Now, the worshiper believes that, through the idol’s eyes, the god is watching everything that happens in front of it, and will be inspired to copy what it sees. So if the worshiper needs a good harvest, he sprinkles water in front of the idol, hoping the god will copy him and…bring rain. If the worshiper wants his animals to mate and reproduce, he has sex in front of the idol, hoping the god will be inspired to have sex with other gods and goddesses and pour out a spirit of fertility on the worshiper’s animals. And so on… 

And the appeal of this kind of worship is pretty obvious, right? How great is it to have gods that you can manipulate with rituals, and bind to certain objects that belong to you, so that wherever you go they have to go with you? 

Well, God is telling the Israelites, “Don’t do that!” 

Why not? 

“Because I, the Lord your God, am a jealous God.” 

…and this bit makes sense, right? We can see now how this second commandment links to the first one: last week God did say, “You shall have no other gods before me,” which is really just another way of saying “I am a jealous God: I want you to love me only and above all!“ 

But here is a question we could ask: isn’t jealousy a sin? 

The answer is: no. Not necessarily. Jealousy can be a sin, but that depends on who is being jealous and what they are jealous about. 

See, jealousy is actually a form of love. Love can also be a sin, depending on who is loving whom and why. 

For instance, last week we noticed that when humans practice self-love it is a sin, because we are incomplete individuals who do not intrinsically deserve love. We were designed from the beginning to receive love from our Father as a gift, not because he owes it to us.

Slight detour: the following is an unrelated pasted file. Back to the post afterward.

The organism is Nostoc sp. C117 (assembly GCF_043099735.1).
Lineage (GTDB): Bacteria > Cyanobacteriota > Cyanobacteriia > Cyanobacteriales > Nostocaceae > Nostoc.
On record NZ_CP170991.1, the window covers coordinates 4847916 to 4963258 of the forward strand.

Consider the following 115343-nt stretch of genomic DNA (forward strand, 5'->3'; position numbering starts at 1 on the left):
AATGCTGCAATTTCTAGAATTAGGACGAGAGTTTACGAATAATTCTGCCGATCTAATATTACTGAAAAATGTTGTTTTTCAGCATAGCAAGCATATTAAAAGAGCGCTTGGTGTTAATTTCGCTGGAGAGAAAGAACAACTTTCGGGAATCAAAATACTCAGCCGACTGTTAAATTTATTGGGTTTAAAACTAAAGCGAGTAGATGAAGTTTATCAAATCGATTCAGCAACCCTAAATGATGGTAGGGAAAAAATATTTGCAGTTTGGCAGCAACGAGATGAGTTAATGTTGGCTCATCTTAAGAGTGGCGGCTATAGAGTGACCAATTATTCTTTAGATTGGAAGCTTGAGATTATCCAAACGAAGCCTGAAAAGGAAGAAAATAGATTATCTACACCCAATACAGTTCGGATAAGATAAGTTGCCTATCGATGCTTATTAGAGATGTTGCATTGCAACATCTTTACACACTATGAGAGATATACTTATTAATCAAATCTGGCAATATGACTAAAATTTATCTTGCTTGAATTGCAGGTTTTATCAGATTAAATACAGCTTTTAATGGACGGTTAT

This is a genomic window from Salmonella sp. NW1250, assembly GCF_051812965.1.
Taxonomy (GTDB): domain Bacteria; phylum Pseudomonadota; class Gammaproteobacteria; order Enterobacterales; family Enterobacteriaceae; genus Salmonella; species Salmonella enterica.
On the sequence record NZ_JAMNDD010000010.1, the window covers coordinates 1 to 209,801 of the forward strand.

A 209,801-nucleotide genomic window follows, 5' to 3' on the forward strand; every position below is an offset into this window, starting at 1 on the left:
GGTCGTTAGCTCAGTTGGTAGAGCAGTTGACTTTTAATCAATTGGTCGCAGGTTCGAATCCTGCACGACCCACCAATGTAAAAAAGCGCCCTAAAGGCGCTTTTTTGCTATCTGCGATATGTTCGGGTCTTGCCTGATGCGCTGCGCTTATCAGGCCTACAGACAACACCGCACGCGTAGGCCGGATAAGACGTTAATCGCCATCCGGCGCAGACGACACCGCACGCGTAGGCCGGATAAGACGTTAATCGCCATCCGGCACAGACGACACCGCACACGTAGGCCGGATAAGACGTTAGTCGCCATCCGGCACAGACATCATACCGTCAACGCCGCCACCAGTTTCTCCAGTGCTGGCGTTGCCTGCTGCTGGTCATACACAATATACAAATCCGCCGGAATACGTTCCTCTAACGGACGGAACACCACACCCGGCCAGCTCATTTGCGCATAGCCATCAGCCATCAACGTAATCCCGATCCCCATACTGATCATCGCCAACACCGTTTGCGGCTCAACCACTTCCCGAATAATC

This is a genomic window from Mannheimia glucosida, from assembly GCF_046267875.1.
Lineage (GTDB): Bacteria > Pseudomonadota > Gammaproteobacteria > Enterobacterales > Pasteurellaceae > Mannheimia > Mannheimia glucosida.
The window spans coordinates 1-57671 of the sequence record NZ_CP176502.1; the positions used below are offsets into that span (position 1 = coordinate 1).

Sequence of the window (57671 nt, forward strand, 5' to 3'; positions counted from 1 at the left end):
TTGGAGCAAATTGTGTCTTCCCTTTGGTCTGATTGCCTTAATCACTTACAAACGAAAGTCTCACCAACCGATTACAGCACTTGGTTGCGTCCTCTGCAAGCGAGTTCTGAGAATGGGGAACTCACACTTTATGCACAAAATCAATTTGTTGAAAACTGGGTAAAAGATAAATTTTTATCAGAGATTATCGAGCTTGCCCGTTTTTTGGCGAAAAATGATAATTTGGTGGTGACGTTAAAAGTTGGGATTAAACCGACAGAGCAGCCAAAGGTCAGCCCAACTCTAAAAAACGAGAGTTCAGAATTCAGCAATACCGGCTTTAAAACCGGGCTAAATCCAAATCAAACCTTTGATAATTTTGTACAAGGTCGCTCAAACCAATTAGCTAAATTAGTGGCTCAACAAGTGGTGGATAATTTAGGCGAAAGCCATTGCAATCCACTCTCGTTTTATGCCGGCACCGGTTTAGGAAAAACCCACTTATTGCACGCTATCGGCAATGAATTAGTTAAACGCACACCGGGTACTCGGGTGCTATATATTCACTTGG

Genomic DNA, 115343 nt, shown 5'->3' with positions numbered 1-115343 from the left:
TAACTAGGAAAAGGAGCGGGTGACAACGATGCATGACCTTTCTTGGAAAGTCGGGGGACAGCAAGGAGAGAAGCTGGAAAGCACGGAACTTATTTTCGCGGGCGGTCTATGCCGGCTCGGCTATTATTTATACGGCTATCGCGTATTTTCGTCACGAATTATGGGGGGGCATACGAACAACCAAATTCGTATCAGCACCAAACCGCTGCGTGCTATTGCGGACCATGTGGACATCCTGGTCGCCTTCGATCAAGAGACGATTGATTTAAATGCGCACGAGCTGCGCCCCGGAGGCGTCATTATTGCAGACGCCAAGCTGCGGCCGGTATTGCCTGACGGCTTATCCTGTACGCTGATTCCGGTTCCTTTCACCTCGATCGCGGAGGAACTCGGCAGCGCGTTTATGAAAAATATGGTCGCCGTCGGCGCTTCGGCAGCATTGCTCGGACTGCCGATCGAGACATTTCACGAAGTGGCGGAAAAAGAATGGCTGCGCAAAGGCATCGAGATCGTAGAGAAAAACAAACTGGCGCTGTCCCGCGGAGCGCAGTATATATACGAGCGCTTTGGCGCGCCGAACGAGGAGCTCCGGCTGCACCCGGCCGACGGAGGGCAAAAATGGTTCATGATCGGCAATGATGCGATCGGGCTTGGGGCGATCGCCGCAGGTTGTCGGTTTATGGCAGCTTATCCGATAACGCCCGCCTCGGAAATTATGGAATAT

But when our Heavenly Father practices self-love it is not a sin — first because he is completely worthy of love; second because his self-love is also love for the other two persons of the Trinity: his self-love is not a selfish love. 

It works the same way with jealousy: 

When the Lord says, “Do not worship idols because I am a jealous God,” he is saying, “It would be a sinfully destructive waste of your time to worship idols because I am the only God who is actually worthy of worship.” 

Which is true. After all, if those other gods can be controlled through rituals, if their essence can actually be bound to certain physical objects, then they are not really very powerful gods. But the Lord — the true God, the Trinitarian God — cannot be controlled because he is the One Who Controls; his essence cannot be bound to anything in creation, because he is the Creator. Obviously, then, he must be greater than any other god — real or imagined — greater than any other being, spirit, power, or authority. 

But that is not all God has to say about his jealousy. He goes on to say: 

I am a jealous God, punishing the children for the sin of the parents to the third and fourth generation of those who hate me.” 

And…uhhh, wow. That just took a really dark turn. Dark because this sentence says that those who worship idols actually hate God, and dark because this sentence suggests that God will punish the children, grandchildren, and great-grandchildren of someone who worships an idol. 

Isn’t God’s response to idolatry here just a bit extreme? Why is idolatry such a big deal for him? 

For instance: why can’t God’s people have a relationship with God as the Creator, the God over all gods, while also maintaining a relationship with other smaller gods, spirits, angels, djinn, dead saints and other beings of that sort? After all, the Almighty Creator of the whole universe has got to be quite busy, right? Why wouldn’t he — as the great King over all kings — delegate small things like rain and fertility to more local gods? And why wouldn’t we just apply directly to those local gods for service? 

Well…the bible suggests that God does delegate a lot of the administration of his creation to various species of spiritual beings. In other words, God does have a spiritual civil service: clerks and messengers and soldiers, things like that. But nowhere does the bible suggest that humans should apply directly to those civil servants for service.